TIFF Review: ‘Before the Flood’

TIFF 2016

5 mins read

Before the Flood
(USA, 93 min.)
Dir. Fisher Stevens
Programme: TIFF Docs (World Premiere)


Leonardo DiCaprio puts his environmental activism in the spotlight in the new eco doc Before the Flood. DiCaprio is the guide throughout this film directed by Oscar winner Fisher Stevens (The Cove) and his passion for protecting the planet is unquestionable. The film begins with the current Academy Award winning actor meeting United Nations Secretary General Ban Ki Moon and preparing to address the world’s delegates. Before the Flood illustrates how some celebrities go beyond photo ops and work tirelessly to inspire change.

Before the Flood makes the usual arguments about climate change as it offers ominous portraits of environmental disasters around the globe. Temperatures are climbing, waters are rising, and consumers are wasting energy from unsustainable sources. The case is clear regardless of what the climate change deniers and lobbyists say.

DiCaprio brings some new voices to the eco doc conversation as his clout and celebrity affords access to world leaders like John Kerry, Barack Obama, and even Pope Francis. DiCaprio’s been netting impressive one on ones with major players since his early years as an eco advocate, most notably when he had a sit down interview then-President Bill Clinton. Particularly interesting are some behind the scenes snippets from the set of The Revenant as DiCaprio and director Alejandro Gonzalez Iñárritu move their shoot from Alberta to Argentina when unexpectedly high temperatures rob them of snow for their winter landscapes. These scenes show how the actor’s activism intersects with his art and, more importantly, how effects of climate change enter even his daily life through unexpected intrusions.

However, DiCaprio isn’t an especially strong interviewer despite his genuine interest and charismatic screen presence. His knowledge of the international locations he visits is also too limited to create an effective conversation. For example, the actor takes a helicopter ride over the Alberta oil sands and witnesses the horrible devastation to the Canadian landscape. As an oil company spokesperson joins DiCaprio for the ride and offers some PR spin, Leo simply nods and gazes out the window. “It looks like Mordor” is his reply. Ditto an expert in India who overtakes him in an interview and turns the debate from an idealised chat on renewable energy to a necessary lecture on the wastefulness of U.S. consumers. He can’t do much beyond smile and nod.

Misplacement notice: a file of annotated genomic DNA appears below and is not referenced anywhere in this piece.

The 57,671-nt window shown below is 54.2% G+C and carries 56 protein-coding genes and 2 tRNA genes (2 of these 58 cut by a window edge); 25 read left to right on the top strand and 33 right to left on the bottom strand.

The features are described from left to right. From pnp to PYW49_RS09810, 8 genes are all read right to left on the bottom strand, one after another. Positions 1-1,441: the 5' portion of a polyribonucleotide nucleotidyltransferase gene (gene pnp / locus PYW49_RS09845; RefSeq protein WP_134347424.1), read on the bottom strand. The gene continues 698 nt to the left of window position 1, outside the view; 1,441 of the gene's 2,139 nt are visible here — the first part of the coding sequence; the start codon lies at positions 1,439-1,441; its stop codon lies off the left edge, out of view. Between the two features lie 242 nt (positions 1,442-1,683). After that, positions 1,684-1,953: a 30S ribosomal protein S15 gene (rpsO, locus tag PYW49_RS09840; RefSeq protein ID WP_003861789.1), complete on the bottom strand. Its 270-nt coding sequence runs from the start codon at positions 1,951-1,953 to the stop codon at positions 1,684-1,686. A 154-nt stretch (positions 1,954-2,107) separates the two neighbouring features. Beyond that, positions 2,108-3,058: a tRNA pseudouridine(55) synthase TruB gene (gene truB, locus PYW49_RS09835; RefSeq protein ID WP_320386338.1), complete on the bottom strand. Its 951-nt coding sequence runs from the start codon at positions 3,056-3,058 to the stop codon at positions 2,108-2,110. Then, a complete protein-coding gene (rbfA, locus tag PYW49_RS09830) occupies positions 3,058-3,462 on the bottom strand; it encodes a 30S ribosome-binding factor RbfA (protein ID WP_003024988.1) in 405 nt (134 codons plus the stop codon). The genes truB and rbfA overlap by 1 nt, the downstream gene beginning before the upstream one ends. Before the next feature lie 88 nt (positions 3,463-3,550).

A nod to Lord of the Rings is all very well, but Before the Flood is ultimately more about Leonard DiCaprio than it is about climate change. A personal anecdote about the artistic masterpiece The Garden of Earthly Delights by Hieronymus Bosch and the decline from a pastoral Eden to a world of chaos offers a fine illustration for the world’s downfall at the hands of human activity, but DiCaprio’s star power overwhelms the film. He even shares a credit with Stevens in the opening title card that proclaims ‘A film by.’

DiCaprio remains the film’s biggest selling point though, as Before the Flood offers little new in the climate change discussion. Moreover, the presence of Al Gore and the obvious influence of An Inconvenient Truth speak to the staleness of Stevens’ globetrotting approach of talking heads and graphics. This doc simply offers the easy generalisations audiences have heard before, like encouragements to consume less and vote for politicians with mandates to think green.

The inconvenient truth about environmental documentaries is that they need to do more than wag fingers and preach to the converted. Big names are great for raising awareness, but we’ve seen most of the elements of this eco doc before. Rather than serve a star-studded polemic, more filmmakers need to take a cue from, say, Nettie Wild]s KONELINE and inspire audiences through art.

Before the Flood screens:
-Friday, Sept. 16 at 9:00 AM at Cineplex Scotiabank

Pat Mullen is the publisher of POV Magazine. He holds a Master’s in Film Studies from Carleton University where his research focused on adaptation and Canadian cinema. Pat has also contributed to outlets including The Canadian Encyclopedia, Paste, That Shelf, Sharp, Xtra, and Complex. He is the vice president of the Toronto Film Critics Association and an international voter for the Golden Globe Awards.

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